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This book is a full study of the remaining evidence for Xenarchus of Seleucia, one of the earliest interpreters of Aristotle. Andrea Falcon places the evidence in its context, the revival of interest in Aristotle's philosophy that took place in the first century BCE. Xenarchus is often presented as a rebel, challenging Aristotle and the Aristotelian tradition. Falcon argues that there is more to Xenarchus and his philosophical activity than an opposition to Aristotle; he was a creative philosopher, and his views are best understood as an attempt to revise and update Aristotle's philosophy. By looking at how Xenarchus negotiated different aspects of Aristotle's philosophy, this book highlights elements of rupture as well as strands of continuity within the Aristotelian tradition.Read more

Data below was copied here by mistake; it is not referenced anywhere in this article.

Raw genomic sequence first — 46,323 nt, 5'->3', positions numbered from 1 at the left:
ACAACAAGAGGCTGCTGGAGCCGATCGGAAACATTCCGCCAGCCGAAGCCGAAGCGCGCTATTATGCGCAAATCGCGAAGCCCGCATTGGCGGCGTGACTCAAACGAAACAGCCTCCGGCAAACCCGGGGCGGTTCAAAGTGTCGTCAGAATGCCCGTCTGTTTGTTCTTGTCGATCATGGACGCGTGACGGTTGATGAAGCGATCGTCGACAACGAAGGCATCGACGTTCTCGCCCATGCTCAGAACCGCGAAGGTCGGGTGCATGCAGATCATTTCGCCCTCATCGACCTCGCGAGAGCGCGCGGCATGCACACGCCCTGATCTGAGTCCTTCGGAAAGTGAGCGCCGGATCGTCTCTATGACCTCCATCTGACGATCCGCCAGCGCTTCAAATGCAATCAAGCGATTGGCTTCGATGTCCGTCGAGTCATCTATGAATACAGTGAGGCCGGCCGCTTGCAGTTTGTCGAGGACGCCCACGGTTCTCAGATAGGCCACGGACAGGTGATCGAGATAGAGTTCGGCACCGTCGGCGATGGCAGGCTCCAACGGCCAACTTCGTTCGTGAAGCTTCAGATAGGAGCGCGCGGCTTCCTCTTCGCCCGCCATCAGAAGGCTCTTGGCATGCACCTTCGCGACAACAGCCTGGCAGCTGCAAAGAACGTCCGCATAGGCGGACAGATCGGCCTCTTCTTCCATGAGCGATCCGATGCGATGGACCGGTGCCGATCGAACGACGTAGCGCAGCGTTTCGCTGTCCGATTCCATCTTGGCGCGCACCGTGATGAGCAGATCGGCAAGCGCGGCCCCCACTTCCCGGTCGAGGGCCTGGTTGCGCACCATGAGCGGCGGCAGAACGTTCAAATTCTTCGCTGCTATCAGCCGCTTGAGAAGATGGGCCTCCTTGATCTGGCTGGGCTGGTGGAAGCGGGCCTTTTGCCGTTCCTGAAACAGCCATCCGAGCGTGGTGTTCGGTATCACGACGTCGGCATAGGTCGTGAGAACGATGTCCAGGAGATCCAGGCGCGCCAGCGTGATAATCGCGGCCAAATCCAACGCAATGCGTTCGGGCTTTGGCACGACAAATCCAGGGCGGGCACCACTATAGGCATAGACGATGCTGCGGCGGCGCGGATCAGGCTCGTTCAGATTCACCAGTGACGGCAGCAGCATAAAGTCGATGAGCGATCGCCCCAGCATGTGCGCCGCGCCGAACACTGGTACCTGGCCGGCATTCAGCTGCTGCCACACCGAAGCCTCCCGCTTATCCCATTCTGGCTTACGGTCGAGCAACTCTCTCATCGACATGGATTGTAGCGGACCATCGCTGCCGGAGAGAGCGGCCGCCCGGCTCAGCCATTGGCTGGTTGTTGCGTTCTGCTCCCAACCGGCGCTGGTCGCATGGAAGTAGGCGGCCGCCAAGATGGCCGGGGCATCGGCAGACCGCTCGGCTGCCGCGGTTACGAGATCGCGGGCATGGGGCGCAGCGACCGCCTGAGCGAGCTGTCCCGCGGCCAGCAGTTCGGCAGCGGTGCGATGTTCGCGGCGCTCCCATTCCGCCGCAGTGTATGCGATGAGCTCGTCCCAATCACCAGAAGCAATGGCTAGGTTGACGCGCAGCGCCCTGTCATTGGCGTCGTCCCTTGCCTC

- A full study of the surviving evidence for Xenarchus of Seleucia, one of the earliest interpreters of Aristotle
- Examines the reception of Aristotle's philosophy in the first century BCE
- Explores the impact of key Aristotelian doctrines in the Middle Ages and beyond
Reviews & endorsements
'Xenarchus of Seleucia was a contemporary of Strabo who was active as a teacher of philosophy in Alexandria, Athens and Rome at the time of Augustus. Falcon's study is the first monograph to be wholly dedicated to this Peripatetic writer, from whom a few fragments survive … a valuable tool for the study of a period of philosophical activity that is still surrounded by mystery, and contributes to the better understanding of the hermeneutical strategies towards Aristotle's text that preceded the development of the commentary tradition in the Imperial period.' Bryn Mawr Classical Review
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- Date Published: September 2016
- format: Paperback
- isbn: 9781107525863
- length: 240 pages
- dimensions: 228 x 152 x 13 mm
- weight: 0.35kg
- availability: Available
Table of Contents
1. Xenarchus: the man, his work, and his influence in antiquity
2. Texts, translations, and notes
Appendix. Vestiges of Xenarchus in the Middle Ages.
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